The election of the Indian Parliament's new speaker is great cause for celebration, according to the head of a prominent Asian missions group.
Though Meira Kumar is a Hindu, Gospel for Asia President K.P. Yohannan says her election as the first woman and first Dalit speaker this past week was a "huge event" for India for two reasons.
"Traditionally, the most neglected people in the world are women, and the women who are treated the absolute worst are Dalit women," he explained after Kumar was elected unopposed as the Speaker of Lok Sabha.
"Now the most despised people in the most abused people group have a voice in one of the world's largest government bodies – the Indian Parliament," he added.
Approximately 250 million Indians (a full 25 percent of the population) are Dalits and seventy percent of India's 25 million Christians come from the "untouchable" background.
Though caste discrimination was outlawed soon after India's independence from Britain in 1947, it nevertheless remains an influential force in Indian society, and the government sets quotas for jobs and university spots for different castes.
Dalits - the lowest rung of India's complex caste system - are often assigned to the lowest jobs, and live in constant fear of being isolated, publicly humiliated, paraded naked, beaten, and raped. Several such cases of human rights abuses still occur in various parts of the country.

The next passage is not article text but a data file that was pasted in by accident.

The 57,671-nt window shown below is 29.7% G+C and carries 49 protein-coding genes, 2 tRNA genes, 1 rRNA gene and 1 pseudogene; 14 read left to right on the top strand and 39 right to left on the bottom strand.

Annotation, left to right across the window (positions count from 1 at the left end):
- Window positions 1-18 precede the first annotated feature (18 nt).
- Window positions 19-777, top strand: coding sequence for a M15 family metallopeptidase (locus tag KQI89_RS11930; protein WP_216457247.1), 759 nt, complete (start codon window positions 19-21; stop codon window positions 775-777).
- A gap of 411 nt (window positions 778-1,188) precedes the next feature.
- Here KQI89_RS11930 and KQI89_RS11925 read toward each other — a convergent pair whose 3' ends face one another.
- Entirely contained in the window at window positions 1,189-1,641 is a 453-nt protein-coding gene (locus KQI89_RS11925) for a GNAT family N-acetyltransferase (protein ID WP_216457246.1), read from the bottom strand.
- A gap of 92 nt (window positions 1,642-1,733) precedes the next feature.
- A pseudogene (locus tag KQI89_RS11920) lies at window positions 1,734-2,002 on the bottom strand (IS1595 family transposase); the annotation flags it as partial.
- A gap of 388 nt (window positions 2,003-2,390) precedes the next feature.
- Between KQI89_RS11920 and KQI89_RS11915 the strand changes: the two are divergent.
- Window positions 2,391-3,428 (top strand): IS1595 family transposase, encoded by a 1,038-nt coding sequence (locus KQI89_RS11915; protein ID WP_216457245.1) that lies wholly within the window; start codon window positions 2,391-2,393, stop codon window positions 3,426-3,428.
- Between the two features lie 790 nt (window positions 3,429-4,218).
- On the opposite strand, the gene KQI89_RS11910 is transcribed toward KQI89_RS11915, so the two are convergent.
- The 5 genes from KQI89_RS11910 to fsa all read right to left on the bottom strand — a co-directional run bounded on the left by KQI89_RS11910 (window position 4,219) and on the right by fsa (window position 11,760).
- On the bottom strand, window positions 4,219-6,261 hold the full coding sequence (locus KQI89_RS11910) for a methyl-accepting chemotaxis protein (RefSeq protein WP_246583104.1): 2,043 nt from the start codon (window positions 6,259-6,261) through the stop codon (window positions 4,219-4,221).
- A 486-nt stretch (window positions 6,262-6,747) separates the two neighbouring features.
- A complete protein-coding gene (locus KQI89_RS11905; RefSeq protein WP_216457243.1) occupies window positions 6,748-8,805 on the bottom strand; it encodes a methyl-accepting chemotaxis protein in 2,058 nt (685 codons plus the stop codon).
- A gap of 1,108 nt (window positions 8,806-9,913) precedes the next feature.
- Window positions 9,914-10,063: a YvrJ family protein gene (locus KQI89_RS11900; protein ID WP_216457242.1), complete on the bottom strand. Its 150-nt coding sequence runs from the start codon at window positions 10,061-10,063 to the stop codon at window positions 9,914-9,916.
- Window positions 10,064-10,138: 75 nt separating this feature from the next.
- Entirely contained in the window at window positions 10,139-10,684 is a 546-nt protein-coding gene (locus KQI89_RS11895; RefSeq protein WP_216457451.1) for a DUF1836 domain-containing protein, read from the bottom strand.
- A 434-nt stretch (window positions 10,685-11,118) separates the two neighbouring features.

Regarding Kumar's appointment, Alexa Papadouris, advocacy director for Christian Solidarity Worldwide, echoed Yohannan's sentiments, stating that it "is a boost to the erosion of identity-based discrimination in India."
"She follows the late former President, K. Narayanan, and the current Chief Justice, as a very important figurehead for India's Dalit population," he said.
Aside from having been a five-time Member of Parliament, Kumar has served as India's Minister of Social Justice and Empowerment and also – prior to her political career – a diplomat representing India in Spain and the United Kingdom. She also served on the country's Ministry for External Affairs.
"She is already a great political force, yet it is still amazing that a Dalit woman was elected to this powerful position," Yohannan said. "Now she holds great power, so when the issues involving human rights or the downtrodden people groups come up, she will be the one to decide if the issue will be heard.
"We will be praying for her as she makes decisions that have the power to radically transform the lives of the millions of Dalits in India," Yohannan concluded.
As speaker, Kumar presides over India's powerful lower house of Parliament, or Lok Sabha. The body opened its first session Monday.